The New York Times’s DealBook prints the Federal Reserve/AIG emails spotlighted in Bloomberg’s scoop this morning, though as the FT’s Alphaville notes, it’s awfully uncharitable with crediting the Berg. Bloomberg itself should have printed the documents along with its story if its source agreement allowed that.
Felix Salmon zeroes in on the Fed’s “culture of secrecy”:
If and when the Fed embarks upon its soul-searching project, it shouldn’t just look at its regulatory failures and its inability to spot or care about the housing bubble. It must also think long and hard about its culture of secrecy, which seems generally designed to further the interests of its big-bank shareholders while keeping the public as ignorant as possible.
— Reuters spiked Matthew Goldstein’s story on SAC Capital after hedge-fund kingpin Stevie Cohen complained to an exec there, but it at least doesn’t shrink from running a Goldstein scoop today on yet another SAC tie to an insider-trading investigation:
A year ago, federal regulators accused a former Blackstone Group investment banker, Ramesh Chakrapani, of tipping off a friend — referred to as “tippee 1” in a Securities and Exchange Commission complaint — about the 2006 buyout of the Albertsons supermarket chain.
Until now the identity of that friend has been a mystery. But Reuters has learned from three people familiar with the Chakrapani case that he is Jonathan Hollander, a 34-year-old former analyst at SAC.
The sources also confirmed that the firm where the trading in question took place in January 2006 is CR Intrinsic Investors, an SAC subsidiary.
In court papers, regulators contend that the Albertsons tip resulted in a series of trades that generated $91,000 in profits for the friend and his parents, as well as $3.5 million in trading profits for his firm.
At one point near the end of the call, however, Schlesinger interrupted one staff member who said that the editor in chief’s editorial judgment was on trial. ”My judgment is not on trial here,” he said, apologizing for losing his temper. “It was a question of judgment, and that judgment is not up for a vote or trial.”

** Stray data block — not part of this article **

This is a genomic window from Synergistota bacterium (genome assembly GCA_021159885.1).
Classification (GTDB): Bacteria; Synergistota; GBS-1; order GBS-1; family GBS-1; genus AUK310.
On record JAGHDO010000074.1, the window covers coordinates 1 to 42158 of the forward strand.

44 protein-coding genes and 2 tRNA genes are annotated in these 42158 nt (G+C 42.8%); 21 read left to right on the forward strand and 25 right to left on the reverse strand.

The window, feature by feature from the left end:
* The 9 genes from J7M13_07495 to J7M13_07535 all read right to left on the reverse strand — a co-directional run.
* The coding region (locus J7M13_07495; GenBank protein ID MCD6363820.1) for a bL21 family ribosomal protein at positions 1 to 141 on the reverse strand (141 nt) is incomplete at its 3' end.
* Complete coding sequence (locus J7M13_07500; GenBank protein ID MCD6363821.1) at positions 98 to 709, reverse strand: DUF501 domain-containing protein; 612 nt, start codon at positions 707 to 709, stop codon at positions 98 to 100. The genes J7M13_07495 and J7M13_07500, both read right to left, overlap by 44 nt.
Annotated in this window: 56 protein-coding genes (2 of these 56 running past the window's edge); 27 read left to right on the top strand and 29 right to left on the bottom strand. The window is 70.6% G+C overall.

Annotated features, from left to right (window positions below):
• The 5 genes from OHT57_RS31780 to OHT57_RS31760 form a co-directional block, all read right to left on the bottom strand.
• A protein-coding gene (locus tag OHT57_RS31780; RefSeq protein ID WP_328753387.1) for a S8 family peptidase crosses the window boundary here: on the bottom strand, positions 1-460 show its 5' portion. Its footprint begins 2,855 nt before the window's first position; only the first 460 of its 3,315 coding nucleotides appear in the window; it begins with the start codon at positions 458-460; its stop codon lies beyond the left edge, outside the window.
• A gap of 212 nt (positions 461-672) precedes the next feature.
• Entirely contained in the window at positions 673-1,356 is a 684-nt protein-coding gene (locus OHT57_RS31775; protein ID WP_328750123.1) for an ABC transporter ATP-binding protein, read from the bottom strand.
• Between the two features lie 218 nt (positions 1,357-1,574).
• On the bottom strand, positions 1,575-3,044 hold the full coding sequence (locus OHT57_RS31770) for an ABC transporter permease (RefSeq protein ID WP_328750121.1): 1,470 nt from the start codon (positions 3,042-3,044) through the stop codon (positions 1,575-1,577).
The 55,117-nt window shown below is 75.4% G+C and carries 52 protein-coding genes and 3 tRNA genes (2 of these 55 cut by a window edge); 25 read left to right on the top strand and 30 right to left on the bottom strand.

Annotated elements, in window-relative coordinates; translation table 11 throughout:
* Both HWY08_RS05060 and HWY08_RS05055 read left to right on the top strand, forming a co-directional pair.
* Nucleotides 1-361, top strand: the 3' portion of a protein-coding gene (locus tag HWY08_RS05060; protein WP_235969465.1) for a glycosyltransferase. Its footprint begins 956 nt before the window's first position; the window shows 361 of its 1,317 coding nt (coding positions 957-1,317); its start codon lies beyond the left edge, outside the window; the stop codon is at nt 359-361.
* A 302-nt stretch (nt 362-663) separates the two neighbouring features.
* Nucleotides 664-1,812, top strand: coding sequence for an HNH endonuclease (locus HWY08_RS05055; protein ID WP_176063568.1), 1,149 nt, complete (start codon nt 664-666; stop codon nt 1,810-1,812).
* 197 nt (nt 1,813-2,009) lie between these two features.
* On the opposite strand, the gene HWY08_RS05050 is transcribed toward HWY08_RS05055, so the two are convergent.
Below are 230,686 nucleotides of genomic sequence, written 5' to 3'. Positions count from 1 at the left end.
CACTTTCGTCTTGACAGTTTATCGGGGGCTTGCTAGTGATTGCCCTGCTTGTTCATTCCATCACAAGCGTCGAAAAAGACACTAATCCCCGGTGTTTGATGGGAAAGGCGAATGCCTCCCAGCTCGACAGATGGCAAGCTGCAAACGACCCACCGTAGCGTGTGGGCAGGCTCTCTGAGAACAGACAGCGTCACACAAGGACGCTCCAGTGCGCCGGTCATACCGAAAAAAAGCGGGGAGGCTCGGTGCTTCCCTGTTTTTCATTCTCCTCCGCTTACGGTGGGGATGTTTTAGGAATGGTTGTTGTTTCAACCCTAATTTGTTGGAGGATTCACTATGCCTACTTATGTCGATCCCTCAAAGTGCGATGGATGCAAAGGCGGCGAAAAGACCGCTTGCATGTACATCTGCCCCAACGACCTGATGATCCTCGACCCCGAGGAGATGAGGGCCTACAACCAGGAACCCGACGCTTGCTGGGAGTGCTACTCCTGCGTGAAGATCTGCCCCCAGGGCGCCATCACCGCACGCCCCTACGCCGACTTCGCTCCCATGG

When another staff member noted that the Reuters attorney who advises editorial had approved the story, Schlesinger replied that not every story vetted by a lawyer runs.
— Some people have a hard time imagining why they can’t have somebody else’s content how they want it when they want it at what price they want it. See MG Siegler’s rant at TechCrunch about Netflix agreeing to delay shipping new releases for four weeks, as a fine example of this.
Hollywood thinks that with this new 28-day window deal, the masses are going to rush out and buy DVDs in droves again. That may happen short-term, but long-term this is just about the dumbest thing they could have done. They might as well scream out “Please pirate our movies for the next four weeks, before you rent them cheaply and we make any kind of money”…
Hollywood has skated along for years selling these crap movies, but with the rise of mail, kiosk, and online rental systems, the truth has been revealed: No one wants to own these movies. Hollywood thinks it can put Humpty Dumpty back together again with this 28-day crap, but they can’t.
And they’re going to learn that the hard way, apparently. When piracy starts to rise, they’ll undoubtedly blame everyone but themselves.
These are such crap movies that people can’t endure twenty-eight measly days without resorting to stealing them? Huh? Actually, this seems like a no-brainer move by Hollywood, which has seen sales of its new releases eviscerated. Or, maybe, it points toward a day when Netflix subscribers pay extra for access to new releases. Until then I guess it’s “Netflix Stabs Us In The Heart So Hollywood Can Drink Our Blood.”Ryan Chittum is a former Wall Street Journal reporter, and deputy editor of The Audit, CJR's business section. If you see notable business journalism, give him a heads-up at firstname.lastname@example.org. Follow him on Twitter at @ryanchittum.